James Martin first pitched his single-serving wine company Copa Di Vino in season two, leaving multiple deals on the table because he found the offers too low. He did the same thing in season three. It’s understandable that Martin would turn down O’Leary’s offer of $600,000 for 51% equity during his first trip to the Tank, but his reluctance in season three was especially frustrating, since the Sharks were willing to negotiate on Martin’s terms.

He spent such a long time negotiating with the Sharks in his second pitch that they became convinced that he was merely using the show as an advertising platform and had no intention of ever making a deal. His second pitch inspired Cuban and John to start looking out for what they call “gold diggers” on the show. “I didn’t like you then, and I don’t like you now,” Corcoran told Martin.


Wake N Bacon, Season 2

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“Shark Tank”/ABC

Matty Sallin entered the Tank in 2011, around the height of the bacon craze in the US. He came to the Sharks looking for $40,000 for 20% of his company Wake ‘N’ Bacon, which made a wooden alarm clock that broils bacon set to the time you wake up.

Not only did Sallin not know basics like the cost of production, but the clock was a potential fire hazard. On top of that, the Sharks pointed out that the novelty would eventually wear thin for many bacon fans whose rooms developed a permanent aroma of grease.

At least Sallin had the composure to leave with a smile and “thank you” after O’Leary told him, “I’m going to put that in my Museum of Really Bad Ideas That Kill People.”


Attached Notes, Season 1

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“Shark Tank”/ABC

Mary Ellen Simonsen asked the Sharks for $100,000 for 20% equity in her company Attached Notes, a retractable board that you attach to either side of your laptop monitor to place your Post-It notes.

Herjavec asked her to convince him “why this isn’t the worst product I’ve ever seen,” to which Simonsen replied that the laptop business is a billion-dollar industry. She mentioned that she hadn’t actually sold any yet.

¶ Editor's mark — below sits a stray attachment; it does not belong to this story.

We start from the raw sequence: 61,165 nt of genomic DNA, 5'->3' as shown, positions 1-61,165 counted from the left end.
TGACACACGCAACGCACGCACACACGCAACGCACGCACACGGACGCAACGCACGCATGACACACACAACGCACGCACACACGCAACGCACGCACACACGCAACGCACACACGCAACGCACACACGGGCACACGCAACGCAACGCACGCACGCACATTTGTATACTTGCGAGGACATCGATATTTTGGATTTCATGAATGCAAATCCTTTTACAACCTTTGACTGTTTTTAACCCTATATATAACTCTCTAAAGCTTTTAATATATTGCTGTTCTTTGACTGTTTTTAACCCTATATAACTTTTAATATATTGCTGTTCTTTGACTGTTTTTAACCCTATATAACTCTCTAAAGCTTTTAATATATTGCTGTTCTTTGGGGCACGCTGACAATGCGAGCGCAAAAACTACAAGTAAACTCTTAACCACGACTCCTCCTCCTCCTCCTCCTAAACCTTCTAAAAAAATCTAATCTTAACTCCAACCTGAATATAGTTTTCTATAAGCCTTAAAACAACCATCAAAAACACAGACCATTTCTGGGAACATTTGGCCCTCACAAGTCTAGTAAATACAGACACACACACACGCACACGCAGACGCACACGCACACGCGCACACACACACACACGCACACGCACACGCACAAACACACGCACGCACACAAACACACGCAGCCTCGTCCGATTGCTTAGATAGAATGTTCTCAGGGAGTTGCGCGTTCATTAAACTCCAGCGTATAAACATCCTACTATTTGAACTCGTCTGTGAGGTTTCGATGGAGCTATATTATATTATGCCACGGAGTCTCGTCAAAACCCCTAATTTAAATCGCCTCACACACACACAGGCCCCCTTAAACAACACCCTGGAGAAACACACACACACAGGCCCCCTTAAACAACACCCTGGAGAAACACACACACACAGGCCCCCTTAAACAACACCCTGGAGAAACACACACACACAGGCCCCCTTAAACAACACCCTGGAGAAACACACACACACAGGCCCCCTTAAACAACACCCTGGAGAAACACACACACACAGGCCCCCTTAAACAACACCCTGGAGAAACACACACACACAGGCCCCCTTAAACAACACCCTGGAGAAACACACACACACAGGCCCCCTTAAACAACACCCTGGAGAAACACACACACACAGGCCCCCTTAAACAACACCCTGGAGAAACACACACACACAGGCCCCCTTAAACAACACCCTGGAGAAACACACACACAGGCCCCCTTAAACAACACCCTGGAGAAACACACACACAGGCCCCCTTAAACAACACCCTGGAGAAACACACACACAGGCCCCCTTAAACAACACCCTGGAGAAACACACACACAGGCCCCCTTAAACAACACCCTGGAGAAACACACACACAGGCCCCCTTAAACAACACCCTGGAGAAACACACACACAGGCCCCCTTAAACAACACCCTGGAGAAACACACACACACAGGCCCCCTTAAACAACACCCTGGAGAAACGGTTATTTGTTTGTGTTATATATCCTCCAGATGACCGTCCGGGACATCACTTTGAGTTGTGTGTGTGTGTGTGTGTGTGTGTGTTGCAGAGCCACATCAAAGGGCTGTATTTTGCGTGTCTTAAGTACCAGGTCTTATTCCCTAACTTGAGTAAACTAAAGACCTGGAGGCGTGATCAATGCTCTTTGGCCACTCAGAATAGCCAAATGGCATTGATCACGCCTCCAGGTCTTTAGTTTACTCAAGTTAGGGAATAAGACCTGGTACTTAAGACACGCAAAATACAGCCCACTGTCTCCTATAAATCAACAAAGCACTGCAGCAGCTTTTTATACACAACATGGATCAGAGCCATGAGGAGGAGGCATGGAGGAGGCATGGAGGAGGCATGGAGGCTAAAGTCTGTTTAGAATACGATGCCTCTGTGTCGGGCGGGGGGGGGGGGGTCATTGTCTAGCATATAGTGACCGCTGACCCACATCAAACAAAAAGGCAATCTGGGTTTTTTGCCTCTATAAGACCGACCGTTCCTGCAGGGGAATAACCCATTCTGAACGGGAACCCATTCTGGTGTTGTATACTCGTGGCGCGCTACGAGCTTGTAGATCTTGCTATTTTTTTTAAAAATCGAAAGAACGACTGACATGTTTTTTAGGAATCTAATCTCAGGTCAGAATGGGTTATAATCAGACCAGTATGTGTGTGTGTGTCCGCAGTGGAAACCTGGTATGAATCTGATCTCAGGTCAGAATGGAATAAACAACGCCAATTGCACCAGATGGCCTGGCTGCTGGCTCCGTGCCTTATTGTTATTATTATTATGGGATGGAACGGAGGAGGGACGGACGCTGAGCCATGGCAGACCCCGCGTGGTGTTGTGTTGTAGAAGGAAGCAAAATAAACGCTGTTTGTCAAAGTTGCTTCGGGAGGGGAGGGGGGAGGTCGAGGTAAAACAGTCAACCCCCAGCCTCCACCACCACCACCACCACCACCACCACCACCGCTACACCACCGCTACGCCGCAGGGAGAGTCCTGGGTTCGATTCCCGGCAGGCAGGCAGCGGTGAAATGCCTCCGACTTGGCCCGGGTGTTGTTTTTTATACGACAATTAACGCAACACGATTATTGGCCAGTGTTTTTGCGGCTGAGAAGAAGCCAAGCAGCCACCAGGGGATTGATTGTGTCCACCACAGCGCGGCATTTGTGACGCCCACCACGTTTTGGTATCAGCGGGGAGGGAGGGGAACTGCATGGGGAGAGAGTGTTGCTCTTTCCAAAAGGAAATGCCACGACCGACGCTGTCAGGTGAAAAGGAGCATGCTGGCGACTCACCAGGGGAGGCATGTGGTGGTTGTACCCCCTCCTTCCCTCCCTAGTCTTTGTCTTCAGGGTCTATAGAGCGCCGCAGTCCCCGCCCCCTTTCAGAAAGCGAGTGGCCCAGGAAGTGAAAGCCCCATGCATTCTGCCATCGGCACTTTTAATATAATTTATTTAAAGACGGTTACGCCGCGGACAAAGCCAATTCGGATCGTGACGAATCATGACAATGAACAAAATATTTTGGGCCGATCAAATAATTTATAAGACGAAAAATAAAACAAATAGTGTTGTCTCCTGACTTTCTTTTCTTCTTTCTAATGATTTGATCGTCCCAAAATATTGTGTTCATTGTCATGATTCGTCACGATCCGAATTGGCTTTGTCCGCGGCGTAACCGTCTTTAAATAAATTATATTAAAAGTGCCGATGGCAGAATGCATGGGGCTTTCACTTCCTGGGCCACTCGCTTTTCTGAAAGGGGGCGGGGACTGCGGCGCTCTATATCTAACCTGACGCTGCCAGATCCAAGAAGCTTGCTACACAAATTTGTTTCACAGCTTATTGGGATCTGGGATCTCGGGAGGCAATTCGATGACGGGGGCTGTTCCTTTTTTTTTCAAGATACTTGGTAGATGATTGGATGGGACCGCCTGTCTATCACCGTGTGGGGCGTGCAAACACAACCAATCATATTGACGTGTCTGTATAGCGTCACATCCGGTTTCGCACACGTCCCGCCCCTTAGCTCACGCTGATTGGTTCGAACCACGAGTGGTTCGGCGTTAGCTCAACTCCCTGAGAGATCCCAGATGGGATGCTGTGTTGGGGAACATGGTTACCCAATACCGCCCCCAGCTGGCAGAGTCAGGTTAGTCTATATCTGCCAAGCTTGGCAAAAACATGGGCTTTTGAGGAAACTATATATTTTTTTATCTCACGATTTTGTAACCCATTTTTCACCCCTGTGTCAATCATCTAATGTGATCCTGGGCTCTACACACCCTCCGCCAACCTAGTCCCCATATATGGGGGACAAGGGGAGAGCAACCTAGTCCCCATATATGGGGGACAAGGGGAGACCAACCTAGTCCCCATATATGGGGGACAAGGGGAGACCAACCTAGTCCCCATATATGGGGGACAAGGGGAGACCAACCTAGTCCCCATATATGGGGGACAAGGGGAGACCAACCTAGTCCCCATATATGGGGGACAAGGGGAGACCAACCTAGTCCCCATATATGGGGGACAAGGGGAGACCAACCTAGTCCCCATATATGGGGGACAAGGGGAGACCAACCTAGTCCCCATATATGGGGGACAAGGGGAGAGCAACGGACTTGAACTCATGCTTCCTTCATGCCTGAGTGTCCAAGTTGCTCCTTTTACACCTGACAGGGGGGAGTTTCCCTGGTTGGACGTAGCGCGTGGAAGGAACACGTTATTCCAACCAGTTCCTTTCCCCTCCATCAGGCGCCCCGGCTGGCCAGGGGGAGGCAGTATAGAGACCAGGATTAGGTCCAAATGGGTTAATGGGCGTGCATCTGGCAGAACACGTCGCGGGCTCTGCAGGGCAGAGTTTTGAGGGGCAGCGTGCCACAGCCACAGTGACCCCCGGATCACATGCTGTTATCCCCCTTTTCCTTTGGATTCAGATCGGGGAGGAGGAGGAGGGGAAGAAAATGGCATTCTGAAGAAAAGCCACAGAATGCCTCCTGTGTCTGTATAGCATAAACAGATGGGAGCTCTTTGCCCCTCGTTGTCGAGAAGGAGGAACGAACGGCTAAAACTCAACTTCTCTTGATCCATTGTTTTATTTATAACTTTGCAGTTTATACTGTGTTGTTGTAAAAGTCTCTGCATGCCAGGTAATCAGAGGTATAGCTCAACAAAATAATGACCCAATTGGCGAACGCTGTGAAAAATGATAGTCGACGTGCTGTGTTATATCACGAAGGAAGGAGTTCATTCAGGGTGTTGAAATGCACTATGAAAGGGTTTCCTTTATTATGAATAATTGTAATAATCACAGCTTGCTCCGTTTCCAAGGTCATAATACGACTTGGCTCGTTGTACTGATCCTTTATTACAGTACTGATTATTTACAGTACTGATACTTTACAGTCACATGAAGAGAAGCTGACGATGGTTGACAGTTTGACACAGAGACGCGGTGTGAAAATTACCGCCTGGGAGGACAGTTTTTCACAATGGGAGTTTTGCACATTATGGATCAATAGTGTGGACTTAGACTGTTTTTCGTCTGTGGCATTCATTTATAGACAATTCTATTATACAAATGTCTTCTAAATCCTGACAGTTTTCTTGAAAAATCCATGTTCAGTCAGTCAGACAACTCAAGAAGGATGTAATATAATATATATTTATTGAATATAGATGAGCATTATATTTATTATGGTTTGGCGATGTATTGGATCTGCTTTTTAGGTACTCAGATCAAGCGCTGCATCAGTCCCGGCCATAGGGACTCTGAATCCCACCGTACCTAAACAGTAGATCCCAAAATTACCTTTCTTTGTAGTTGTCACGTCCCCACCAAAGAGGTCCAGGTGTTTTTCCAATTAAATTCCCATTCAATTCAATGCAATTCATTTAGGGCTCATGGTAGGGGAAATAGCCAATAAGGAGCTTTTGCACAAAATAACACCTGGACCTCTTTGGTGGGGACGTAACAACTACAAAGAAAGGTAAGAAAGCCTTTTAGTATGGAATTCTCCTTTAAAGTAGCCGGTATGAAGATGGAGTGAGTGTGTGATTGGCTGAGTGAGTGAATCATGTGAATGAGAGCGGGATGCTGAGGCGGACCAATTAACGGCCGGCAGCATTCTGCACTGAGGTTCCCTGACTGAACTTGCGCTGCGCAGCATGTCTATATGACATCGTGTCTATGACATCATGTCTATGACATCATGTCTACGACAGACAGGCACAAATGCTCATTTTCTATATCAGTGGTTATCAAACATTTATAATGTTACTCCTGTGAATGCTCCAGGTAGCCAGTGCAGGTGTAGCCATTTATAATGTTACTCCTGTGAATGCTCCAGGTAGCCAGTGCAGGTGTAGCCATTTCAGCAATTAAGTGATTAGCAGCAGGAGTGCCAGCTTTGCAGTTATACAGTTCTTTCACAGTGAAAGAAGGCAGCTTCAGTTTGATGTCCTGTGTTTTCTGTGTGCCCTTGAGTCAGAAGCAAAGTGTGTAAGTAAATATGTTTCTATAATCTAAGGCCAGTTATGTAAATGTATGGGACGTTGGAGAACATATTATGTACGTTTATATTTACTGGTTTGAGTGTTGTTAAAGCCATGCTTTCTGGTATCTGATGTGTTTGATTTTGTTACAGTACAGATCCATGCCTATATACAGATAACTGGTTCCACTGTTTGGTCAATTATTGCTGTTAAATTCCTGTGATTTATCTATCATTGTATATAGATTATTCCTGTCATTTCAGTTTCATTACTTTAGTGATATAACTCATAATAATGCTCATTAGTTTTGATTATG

Apparently Simonsen didn’t notice that even in 2009, when she gave her pitch, there were multiple services for creating e-notes for your desktop.


Ionic Ear, Season 1

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“Shark Tank”/ABC

The Sharks agree that a pitch from the pilot episode remains the most ridiculous in the show’s history.

Darrin Johnson was seeking $1 million for a 15% stake in his company Ionic Ear. His pitch: Your Bluetooth earpiece moves around too much (this was 2009), which interferes with calls. So why not have the same technology surgically implanted into your ear canal? And at the end of each day, you insert a Q-Tip-like charger into your ear to charge the device.

Johnson was humorless and didn’t prove his qualifications. There may be a time when implanted technology will be a thing, but the Ionic Ear wasn’t going to be the pioneer.


Throx, Season 1

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“Shark Tank”/ABC

Edwin Heaven, an entrepreneur who both sounds and looks like a Vegas magician, entered the Tank looking for $50,000 for 25% equity.

His company, Throx, produced socks sold in threes so that you’ll always have an extra sock after you lose one of them. There’s nothing extraordinary about the sock quality, but hey, you get three in each pack.

The Sharks did not see it as a real business opportunity, and O’Leary called Heaven a “vampire cockroach.”